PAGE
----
When money laundering is detected or suspected financial institutions file what is commonly called a SAR (suspicious activity report). The SAR is a report to FINCEN (financial crimes enforcement network) on the suspected activity. Currently, the SAR forms accept fraud, money laundering, and terrorist activity but do not allow financial institutions to mark accounts for suspected trafficking. Since I do not work in money laundering yet (hopefully this changes soon) I wasn’t aware this didn’t exist. I was actually reading an article written by Joann Alicea (access it here pg 73) which was published by FINCEN back in 2013. As far as I have been able to find, the SAR has not been updated yet. When a financial institution does a SAR on an account they suspect of trafficking, they must currently select other and type in the activity. Which can make it harder to categorize into groups and bundle for data since not everyone is going to write trafficking the same way. Trafficking, sex slavery, human trafficking, prostitution, forced labor, bonded labor – it can be written a lot of ways. Joann’s argument is to the point. If we as financial professionals have the ability to do more, we should. We should seize any opportunity to track, report, and prevent the financial gains and anonymous nature inside the modern trafficking industry.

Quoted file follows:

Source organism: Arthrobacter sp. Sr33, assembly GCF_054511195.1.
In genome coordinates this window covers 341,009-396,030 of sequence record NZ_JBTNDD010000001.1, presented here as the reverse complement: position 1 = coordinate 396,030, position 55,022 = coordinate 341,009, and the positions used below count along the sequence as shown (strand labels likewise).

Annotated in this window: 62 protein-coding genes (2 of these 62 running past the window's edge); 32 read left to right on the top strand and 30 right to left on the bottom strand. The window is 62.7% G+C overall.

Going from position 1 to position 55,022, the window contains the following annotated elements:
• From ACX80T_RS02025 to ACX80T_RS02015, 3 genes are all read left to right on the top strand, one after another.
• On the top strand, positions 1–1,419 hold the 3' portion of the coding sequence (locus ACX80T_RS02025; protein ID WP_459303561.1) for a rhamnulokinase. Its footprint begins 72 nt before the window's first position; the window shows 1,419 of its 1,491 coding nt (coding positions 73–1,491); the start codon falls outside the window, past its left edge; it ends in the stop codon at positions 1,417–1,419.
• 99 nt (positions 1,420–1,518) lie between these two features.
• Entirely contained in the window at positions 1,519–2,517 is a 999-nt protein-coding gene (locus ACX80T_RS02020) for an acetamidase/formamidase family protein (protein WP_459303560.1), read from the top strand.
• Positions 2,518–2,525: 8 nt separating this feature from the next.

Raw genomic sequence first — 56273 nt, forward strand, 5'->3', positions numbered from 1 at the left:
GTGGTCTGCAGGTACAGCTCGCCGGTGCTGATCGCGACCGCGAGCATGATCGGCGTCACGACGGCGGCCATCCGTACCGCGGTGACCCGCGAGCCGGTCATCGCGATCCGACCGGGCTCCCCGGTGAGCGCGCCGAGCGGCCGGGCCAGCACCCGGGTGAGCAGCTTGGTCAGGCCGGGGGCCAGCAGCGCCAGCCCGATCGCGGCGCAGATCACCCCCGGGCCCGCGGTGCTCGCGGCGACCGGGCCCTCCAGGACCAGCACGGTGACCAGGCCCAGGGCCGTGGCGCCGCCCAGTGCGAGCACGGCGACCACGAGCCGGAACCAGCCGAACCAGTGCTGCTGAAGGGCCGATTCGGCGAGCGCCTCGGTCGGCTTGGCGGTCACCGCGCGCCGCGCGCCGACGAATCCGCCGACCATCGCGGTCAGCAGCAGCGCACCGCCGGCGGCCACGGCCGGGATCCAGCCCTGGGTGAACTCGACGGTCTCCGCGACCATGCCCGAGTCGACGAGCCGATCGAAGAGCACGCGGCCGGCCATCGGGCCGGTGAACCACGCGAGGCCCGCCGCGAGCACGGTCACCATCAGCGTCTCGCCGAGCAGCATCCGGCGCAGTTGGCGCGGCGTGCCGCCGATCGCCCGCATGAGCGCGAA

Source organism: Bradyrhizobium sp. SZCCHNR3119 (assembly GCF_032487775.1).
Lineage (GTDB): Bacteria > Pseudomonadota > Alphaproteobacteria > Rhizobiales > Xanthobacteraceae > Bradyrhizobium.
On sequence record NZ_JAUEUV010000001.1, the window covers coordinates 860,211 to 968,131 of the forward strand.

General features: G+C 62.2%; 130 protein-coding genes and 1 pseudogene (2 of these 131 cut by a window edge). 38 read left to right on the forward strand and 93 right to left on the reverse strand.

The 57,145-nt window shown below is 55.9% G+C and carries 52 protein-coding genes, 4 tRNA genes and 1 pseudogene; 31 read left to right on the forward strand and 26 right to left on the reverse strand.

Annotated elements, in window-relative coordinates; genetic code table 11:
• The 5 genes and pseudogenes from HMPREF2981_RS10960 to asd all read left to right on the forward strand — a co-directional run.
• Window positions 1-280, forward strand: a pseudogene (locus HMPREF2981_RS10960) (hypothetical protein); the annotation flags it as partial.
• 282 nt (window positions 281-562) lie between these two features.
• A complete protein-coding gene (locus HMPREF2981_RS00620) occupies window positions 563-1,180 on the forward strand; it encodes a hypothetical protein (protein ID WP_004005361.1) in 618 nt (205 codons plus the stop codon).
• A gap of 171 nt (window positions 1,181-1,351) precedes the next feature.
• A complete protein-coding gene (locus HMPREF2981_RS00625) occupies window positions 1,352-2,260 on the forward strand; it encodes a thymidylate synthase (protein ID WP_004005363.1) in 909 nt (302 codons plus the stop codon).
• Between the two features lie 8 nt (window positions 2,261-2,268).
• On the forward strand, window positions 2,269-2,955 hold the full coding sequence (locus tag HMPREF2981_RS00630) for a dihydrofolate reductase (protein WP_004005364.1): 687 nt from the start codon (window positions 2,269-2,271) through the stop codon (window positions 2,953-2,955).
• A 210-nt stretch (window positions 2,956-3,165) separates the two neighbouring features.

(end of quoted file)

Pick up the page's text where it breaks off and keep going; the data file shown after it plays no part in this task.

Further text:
Polaris puts the estimated number of slaves globally as 20.9 million. Out of the world’s 247 recognized nation/states 190 of them have populations less than 20.9 million (numbers pulled from Wikipedia).
There are more people living slavery than the population of:
Qatar- Jamaica- Albania- Sweden- Greece- Hong Kong- Israel
Kuwait- Bosnia- Lebanon- Croatia- Czech Republic- Netherlands
New Zealand- Ireland- Norway- Singapore- Denmark- Romania
Those are just a few. There are also more slaves in the world than the population of 48 of the states in the United States. Only Texas and California exceed populations of 20 million. It would be slightly larger than imprisoning everyone in New York or Florida. Big numbers.
“Our lives begin to end the day we become silent about the things that matter.” – Martin Luther King, Jnr
Call the National Human Trafficking Resource Center
1-888-373-7888 or text BeFree (233733)
to report sex trafficking, forced labor, or to get help
One thought on “The significance of a checkbox”
Hello, Joann Alicea here…..Thank you so much for understanding what I am trying to do! My work in progress to help in the fight to end human trafficking by updating the FinCEN SAR (Suspicious Activity Report) For a Human Trafficking Checkbox category by simply following the money…….